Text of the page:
On February 13, 2004, Pam Olson, Assistant Secretary for Tax Policy at the Department of Treasury, was quoted during the release of Revenue Rulings addressing 412(i) plans as saying: “The guidance targets specific abuses occurring with section 412(i) plans,” stated Assistant Secretary for Tax Policy Pam Olson. “There are many legitimate section 412(i) plans, but some push the envelope, claiming tax results for employees and employers that do not reflect the underlying economics of the arrangements.”
Does your 412(i) plan have one or more of the following?
- Different type of life policy on the principal(s) than on the rank-and-file?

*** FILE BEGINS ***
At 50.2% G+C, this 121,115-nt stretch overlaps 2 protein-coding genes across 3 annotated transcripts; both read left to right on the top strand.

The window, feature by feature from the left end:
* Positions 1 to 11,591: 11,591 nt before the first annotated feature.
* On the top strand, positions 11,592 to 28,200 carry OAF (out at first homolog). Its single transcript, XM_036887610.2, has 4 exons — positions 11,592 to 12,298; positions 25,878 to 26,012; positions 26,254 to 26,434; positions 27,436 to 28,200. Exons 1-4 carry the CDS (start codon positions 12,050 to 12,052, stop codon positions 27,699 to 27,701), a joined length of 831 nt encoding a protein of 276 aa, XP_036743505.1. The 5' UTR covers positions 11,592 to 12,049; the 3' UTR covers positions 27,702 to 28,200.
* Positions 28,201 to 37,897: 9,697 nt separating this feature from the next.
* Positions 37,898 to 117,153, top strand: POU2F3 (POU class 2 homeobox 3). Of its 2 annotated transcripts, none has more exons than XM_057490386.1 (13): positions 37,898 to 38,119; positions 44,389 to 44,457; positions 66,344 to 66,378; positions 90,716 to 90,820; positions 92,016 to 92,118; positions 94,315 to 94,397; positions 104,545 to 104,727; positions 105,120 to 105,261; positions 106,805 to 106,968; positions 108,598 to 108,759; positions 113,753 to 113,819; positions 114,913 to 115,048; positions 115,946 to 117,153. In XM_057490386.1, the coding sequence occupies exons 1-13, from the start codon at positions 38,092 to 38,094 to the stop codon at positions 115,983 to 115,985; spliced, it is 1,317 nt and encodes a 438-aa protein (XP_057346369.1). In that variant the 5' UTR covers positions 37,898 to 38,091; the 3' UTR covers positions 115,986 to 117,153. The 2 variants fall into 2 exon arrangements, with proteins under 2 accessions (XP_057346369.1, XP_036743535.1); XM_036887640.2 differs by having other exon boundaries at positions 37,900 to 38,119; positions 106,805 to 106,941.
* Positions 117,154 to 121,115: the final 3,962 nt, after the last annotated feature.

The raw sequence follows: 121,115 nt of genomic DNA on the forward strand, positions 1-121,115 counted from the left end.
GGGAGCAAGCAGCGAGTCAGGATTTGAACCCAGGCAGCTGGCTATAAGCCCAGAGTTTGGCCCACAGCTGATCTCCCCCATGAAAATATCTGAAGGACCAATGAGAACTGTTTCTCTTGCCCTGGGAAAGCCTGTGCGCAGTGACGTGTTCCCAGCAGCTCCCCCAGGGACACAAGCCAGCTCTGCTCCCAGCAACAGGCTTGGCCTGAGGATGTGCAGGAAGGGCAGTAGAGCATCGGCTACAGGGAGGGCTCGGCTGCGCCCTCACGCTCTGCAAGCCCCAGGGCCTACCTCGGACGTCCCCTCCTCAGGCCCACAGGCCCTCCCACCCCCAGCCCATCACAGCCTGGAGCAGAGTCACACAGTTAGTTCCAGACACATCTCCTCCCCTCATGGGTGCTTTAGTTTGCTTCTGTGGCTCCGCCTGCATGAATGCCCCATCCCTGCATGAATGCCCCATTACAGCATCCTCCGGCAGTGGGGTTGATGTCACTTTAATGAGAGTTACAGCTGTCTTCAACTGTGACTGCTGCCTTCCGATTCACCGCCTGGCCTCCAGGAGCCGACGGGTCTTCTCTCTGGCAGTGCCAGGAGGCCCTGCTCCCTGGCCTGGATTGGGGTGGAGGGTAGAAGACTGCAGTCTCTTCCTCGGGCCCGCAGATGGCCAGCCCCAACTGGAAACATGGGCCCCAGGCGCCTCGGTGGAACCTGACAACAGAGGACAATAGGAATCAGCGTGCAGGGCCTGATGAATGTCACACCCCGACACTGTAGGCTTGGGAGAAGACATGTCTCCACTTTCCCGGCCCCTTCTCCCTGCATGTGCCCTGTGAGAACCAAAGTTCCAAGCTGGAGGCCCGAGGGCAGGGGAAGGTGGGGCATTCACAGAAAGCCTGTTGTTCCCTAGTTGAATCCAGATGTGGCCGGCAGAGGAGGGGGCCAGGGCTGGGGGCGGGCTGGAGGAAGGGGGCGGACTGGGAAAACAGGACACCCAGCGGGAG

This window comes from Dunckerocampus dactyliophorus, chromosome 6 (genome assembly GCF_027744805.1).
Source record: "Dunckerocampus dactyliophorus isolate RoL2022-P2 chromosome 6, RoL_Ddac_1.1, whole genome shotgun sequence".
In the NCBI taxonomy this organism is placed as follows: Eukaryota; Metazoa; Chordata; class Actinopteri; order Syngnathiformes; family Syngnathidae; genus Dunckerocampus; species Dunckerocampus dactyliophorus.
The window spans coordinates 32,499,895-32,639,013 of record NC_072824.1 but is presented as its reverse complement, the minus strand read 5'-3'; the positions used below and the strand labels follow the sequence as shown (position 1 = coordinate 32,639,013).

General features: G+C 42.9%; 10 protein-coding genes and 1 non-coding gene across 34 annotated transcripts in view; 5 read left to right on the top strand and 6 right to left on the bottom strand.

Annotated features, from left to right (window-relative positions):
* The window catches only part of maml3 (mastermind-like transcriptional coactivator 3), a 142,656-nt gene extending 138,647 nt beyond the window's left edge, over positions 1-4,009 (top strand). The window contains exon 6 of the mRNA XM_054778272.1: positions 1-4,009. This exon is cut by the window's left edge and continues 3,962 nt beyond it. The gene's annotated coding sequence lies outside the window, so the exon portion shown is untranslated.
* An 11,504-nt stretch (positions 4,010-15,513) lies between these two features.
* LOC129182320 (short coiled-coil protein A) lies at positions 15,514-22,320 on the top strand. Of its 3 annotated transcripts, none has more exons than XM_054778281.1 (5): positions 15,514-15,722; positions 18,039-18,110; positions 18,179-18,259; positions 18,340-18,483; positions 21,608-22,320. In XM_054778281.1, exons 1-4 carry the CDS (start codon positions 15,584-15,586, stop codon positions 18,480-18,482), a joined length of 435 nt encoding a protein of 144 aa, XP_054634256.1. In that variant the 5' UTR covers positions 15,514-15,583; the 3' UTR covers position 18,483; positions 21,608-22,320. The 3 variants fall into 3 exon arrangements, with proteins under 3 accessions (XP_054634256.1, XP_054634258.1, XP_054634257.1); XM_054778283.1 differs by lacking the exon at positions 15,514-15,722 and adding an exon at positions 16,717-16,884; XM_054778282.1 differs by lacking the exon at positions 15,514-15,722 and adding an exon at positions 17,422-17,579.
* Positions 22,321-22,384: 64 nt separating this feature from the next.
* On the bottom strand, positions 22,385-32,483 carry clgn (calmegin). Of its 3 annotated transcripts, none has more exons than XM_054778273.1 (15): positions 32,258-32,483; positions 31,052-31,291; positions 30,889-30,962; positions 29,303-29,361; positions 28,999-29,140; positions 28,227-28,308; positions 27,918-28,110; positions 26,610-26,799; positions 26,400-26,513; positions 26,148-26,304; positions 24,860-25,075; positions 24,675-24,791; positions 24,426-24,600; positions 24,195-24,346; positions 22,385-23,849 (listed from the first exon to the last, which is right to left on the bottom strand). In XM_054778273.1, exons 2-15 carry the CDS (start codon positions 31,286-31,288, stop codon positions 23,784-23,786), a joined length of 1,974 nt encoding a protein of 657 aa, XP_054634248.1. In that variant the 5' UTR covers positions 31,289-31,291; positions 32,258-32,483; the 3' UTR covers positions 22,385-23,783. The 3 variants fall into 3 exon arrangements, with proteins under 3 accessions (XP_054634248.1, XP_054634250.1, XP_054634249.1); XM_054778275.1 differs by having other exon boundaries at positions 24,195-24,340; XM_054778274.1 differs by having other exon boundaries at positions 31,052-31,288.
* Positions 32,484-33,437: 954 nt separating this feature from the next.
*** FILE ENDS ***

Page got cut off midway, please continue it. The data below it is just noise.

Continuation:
- Life insurance on the principal(s) and none on the rank-and-file?
- A mix of policies from different carriers?
- “Excess” life insurance? In other words, an amount of life insurance coverage on participant(s) that exceeds the allowable payout under Revenue Ruling 74-307 or Revenue Ruling 2004-20?
- Term Life Insurance?
- Universal Life Insurance?
- Does your plan exclude more than 30% of the Non-highly Compensated Employees yet include all of the Highly Compensated Employees?
- If you have employees who meet the age and service eligibility requirements, does your plan cover at least the greater of 2 participants or 40% of those employees?
If you answered “YES” to one or more of the above, your plan may be subject to IRS penalties or disqualification. You may even be subject to the Listed Transaction rules! Listed Transaction can be as high as $200,000 under the American Jobs Creation Act of 2004? There is no provision for the fine to be waived?